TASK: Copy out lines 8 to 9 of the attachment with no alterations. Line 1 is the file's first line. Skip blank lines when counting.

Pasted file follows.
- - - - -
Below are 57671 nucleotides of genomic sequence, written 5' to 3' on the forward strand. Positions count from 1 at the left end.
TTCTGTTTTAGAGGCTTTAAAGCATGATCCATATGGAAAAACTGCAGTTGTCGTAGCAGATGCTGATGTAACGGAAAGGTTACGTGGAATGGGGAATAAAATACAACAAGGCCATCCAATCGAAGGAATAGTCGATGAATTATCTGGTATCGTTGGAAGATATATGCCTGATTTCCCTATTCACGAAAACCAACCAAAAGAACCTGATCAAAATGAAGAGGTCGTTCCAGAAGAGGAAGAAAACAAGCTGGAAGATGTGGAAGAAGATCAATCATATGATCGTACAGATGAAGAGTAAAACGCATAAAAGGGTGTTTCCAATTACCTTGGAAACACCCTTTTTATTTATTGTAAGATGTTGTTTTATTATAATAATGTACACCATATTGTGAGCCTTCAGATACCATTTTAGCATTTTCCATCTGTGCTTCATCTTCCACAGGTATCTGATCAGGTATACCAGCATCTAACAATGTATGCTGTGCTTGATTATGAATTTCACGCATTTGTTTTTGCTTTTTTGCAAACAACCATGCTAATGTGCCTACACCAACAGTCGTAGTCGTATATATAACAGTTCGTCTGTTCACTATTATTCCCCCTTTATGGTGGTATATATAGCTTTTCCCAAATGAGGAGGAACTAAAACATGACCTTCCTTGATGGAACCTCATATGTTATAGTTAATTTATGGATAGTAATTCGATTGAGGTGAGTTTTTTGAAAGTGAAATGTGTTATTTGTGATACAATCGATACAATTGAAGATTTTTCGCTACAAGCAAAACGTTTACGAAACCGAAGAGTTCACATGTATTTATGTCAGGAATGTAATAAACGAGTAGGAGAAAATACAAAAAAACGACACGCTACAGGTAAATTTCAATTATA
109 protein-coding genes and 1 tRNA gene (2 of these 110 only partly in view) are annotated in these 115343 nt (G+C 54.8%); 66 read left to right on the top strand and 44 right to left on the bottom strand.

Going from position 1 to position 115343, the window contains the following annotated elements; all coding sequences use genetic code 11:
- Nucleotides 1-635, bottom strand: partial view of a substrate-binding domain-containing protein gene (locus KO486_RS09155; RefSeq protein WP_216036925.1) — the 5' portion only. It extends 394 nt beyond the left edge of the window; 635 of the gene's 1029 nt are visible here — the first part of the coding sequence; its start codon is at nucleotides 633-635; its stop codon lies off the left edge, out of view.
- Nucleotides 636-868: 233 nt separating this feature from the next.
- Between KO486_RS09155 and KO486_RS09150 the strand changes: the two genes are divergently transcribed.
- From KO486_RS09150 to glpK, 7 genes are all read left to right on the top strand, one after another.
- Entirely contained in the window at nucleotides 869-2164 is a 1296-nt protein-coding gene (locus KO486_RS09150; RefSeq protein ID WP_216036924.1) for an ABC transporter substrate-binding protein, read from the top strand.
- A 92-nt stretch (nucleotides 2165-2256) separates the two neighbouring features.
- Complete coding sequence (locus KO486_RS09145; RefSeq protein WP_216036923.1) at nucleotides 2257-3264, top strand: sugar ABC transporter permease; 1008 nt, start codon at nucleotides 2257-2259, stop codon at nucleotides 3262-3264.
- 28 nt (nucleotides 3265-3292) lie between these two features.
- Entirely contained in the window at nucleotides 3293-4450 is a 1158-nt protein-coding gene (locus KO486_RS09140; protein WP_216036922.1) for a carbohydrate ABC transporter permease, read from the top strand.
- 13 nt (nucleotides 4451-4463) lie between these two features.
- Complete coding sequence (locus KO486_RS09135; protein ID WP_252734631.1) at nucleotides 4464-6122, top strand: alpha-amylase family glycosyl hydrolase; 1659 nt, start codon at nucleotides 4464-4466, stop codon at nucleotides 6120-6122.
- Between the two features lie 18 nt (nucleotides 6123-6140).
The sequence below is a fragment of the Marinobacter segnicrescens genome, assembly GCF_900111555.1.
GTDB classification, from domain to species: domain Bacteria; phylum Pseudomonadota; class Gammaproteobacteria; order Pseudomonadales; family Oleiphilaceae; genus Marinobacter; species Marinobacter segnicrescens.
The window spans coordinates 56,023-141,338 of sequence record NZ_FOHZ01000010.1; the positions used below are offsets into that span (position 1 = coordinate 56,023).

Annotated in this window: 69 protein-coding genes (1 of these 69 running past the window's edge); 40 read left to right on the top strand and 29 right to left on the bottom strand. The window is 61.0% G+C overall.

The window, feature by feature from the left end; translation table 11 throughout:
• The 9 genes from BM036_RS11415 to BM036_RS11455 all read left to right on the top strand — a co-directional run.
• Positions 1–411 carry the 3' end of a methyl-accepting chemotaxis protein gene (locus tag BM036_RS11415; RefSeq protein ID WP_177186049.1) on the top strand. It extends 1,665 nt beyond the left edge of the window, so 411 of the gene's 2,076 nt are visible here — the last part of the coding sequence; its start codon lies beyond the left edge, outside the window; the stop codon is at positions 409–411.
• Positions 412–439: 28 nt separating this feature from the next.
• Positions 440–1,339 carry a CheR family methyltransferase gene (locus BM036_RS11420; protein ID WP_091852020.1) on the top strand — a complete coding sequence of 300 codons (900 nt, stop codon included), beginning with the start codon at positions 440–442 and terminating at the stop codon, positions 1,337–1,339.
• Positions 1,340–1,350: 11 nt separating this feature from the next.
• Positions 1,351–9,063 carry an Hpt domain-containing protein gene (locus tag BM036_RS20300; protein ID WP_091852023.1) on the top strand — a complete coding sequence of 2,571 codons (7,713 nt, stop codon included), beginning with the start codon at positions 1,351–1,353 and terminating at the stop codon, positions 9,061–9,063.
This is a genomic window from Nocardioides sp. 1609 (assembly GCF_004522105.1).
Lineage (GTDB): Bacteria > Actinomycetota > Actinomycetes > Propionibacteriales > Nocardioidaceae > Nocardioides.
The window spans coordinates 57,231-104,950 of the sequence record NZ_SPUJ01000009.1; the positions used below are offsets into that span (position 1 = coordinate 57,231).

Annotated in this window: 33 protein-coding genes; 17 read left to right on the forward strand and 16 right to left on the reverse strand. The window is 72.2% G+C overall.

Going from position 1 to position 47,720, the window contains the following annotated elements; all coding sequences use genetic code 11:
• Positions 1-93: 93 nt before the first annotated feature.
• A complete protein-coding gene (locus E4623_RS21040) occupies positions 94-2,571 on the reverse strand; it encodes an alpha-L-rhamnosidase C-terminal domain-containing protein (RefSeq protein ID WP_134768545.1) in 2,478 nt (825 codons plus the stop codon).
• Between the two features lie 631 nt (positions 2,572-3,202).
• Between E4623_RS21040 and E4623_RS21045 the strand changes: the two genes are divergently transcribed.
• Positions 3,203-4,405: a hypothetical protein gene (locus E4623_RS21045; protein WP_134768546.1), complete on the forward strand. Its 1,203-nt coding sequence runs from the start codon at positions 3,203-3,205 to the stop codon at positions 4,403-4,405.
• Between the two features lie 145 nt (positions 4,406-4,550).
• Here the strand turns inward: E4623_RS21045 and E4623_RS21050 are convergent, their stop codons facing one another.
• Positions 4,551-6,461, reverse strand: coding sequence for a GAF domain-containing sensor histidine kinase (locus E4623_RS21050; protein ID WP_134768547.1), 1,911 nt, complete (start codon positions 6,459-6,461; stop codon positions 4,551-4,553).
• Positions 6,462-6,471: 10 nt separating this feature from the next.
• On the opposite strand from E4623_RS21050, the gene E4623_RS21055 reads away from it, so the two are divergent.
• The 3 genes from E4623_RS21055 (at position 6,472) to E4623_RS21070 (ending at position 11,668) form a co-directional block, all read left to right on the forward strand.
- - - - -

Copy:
- From KO486_RS09150 to glpK, 7 genes are all read left to right on the top strand, one after another.
- Entirely contained in the window at nucleotides 869-2164 is a 1296-nt protein-coding gene (locus KO486_RS09150; RefSeq protein ID WP_216036924.1) for an ABC transporter substrate-binding protein, read from the top strand.